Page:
3. A Card-Based, Character-Driven Fantasy Board Game

D&D and Lord of the Rings are frequently linked, and it’s really no surprise. D&D co-creator Gary Gygax even admitted that the LOTR trilogy had a “superficial” effect on the creation of D&D. That’s one reason why Lord of the Rings: The Card Game seems like a natural selection for this roundup, even though it's still a bit more complex than D&D, it's easier than my first two picks with a complexity rating of 3.16. Lord of the Rings: The Card Game is a two-player card game in which players get to immerse themselves in classic Middle Earth scenarios with three heroes of their choosing.

The game comes with three scenarios, 12 characters, and four pre-constructed player decks; however, players can also build their own decks if they want to from the four "spheres of influence" which include leadership, spirit, tactics, and love. Players choose from 12 of Tolkien’s most popular characters — from Aragorn to Legolas to Eowyn — and each round consists of players sending their heroes out on various quests or battles. There are no dice-rolling components, but at each turn, players have to choose between focusing on their quests or attacking enemy forces to keep them from gaining power.

  • The Basics: two to four players, for ages 13 and up, with 30 to 60 minutes of game play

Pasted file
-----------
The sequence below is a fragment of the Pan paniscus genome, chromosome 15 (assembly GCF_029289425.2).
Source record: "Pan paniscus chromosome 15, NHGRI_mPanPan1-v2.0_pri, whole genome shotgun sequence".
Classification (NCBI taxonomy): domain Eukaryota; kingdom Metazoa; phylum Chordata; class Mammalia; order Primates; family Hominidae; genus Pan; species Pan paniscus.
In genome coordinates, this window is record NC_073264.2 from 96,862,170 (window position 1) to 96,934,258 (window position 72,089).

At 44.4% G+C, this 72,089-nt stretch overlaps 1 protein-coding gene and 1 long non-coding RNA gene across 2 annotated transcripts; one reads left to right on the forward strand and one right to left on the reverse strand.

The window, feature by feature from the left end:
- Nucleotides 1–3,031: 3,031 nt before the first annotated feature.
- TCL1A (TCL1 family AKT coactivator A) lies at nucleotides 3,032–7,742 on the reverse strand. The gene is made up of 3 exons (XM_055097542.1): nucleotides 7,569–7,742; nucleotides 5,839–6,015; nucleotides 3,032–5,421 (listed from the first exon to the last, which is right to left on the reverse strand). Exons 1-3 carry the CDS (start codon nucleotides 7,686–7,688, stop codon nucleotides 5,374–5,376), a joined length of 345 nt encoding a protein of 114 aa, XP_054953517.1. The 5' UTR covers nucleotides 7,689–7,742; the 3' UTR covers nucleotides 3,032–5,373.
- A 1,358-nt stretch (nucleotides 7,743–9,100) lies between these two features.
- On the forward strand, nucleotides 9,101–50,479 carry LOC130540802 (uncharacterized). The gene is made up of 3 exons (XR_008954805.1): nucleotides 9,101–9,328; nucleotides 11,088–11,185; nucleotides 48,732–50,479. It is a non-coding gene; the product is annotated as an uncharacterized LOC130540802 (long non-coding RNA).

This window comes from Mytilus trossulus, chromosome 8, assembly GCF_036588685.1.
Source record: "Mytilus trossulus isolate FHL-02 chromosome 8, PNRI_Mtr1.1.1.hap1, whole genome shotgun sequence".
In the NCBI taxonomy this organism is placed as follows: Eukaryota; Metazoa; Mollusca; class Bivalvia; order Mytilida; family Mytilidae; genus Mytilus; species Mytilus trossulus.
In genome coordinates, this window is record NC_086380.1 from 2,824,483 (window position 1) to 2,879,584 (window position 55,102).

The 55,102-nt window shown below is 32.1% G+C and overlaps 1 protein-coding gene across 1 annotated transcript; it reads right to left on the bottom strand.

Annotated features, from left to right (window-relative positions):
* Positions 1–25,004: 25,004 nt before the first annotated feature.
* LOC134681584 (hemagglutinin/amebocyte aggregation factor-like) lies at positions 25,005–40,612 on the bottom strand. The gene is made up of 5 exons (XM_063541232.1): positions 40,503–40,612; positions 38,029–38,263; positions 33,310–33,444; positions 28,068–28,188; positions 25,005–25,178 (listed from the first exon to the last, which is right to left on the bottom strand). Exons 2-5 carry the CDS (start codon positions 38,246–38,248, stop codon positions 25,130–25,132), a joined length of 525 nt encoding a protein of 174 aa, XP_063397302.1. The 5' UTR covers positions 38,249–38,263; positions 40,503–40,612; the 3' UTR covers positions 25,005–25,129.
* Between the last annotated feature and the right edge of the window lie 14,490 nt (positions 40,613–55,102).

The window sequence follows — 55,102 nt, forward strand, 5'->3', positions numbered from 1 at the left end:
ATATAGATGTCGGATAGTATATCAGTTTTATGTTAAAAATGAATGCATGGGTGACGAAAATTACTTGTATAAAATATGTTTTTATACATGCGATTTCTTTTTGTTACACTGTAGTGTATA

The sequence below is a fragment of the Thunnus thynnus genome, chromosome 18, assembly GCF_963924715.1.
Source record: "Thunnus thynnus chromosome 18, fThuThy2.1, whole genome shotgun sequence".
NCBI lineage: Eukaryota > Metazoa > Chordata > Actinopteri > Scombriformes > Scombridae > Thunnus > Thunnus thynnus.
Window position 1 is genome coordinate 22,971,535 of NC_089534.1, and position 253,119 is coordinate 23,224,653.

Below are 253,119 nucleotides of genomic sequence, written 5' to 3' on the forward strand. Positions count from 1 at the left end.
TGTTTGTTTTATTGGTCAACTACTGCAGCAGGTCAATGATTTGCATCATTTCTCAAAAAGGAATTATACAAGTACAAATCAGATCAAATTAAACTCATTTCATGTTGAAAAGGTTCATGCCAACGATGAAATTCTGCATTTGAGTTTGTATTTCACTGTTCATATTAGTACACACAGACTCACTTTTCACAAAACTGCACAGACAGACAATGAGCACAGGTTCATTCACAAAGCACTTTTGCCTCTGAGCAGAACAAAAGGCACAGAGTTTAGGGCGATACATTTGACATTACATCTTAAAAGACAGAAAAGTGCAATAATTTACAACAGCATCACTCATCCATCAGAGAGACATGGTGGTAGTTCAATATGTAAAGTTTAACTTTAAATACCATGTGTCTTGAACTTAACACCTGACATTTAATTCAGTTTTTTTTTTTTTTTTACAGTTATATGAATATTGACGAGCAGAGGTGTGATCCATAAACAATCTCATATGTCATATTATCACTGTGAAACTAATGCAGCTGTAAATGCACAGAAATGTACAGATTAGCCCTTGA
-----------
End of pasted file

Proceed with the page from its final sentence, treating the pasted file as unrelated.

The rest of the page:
4. A Cooperative Fantasy Board Game Kids Will Love

Mice & Mystics is a cooperative fantasy board game with a storytelling element where players must unite on a dangerous adventure to defeat a common enemy. Turned into mice to escape the evil sorcerer Vanestra, players have to work together to escape the castle and save their king — all while navigating through the castle’s many perils, including spiders, cockroaches, and the house cat Brodie.

Like D&D, Mice & Mystics has a role-playing component, a fantasy setting, and a heavy focus on quests; unlike D&D, there’s no dice component. Scenarios are ever-changing in Mice & Mystics, and the only way to complete your quest and save your king is to band together with other heroes (aka players). But despite being recommended for players as young as 7 years old, this game’s complexity rating is actually a tad higher than the D&D Starter Set’s at 2.68, but is hands down the closest.

  • The Basics: one to four players, ages 7 and up, with 60 to 90 minutes of game play

5. A Dice- And Deck-Driven RPG Bundle

This Pathfinder board game bundle combines the Pathfinder Adventure Card Game: Core Set with the Curse of the Crimson Throne expansion. Many of the central elements of the Core Set are in line with those of D&D: Pathfinder includes role-playing, adventure, fantasy, fighting, cooperation, dice rolling, and a heroes’ quest against monsters and villains — but with a card component added. Even its complexity rating, at 2.75, is relatively close to the Dungeons & Dragons Starter Set. Players build decks full of equipment, magic, and allies before embarking on an adventure with their fellow players to become the heroes of their endangered Belhaim.

The Curse of the Crimson Throne expansion can accommodate two more players, and ups the complexity rating to 3.00. Rather than defending Belhaim, players have to fight to save the city of Korvosa — which is cursed to never see its ruler live to old age, making it a city always on the cusp of anarchy and ruin.

  • The Basics: one to four players (with the Crimson Throne expansion, six players), for ages 13 and up, with about 90 minutes of game play

Bustle may receive a portion of sales from products purchased from this article, which was created independently of Bustle's editorial and sales departments.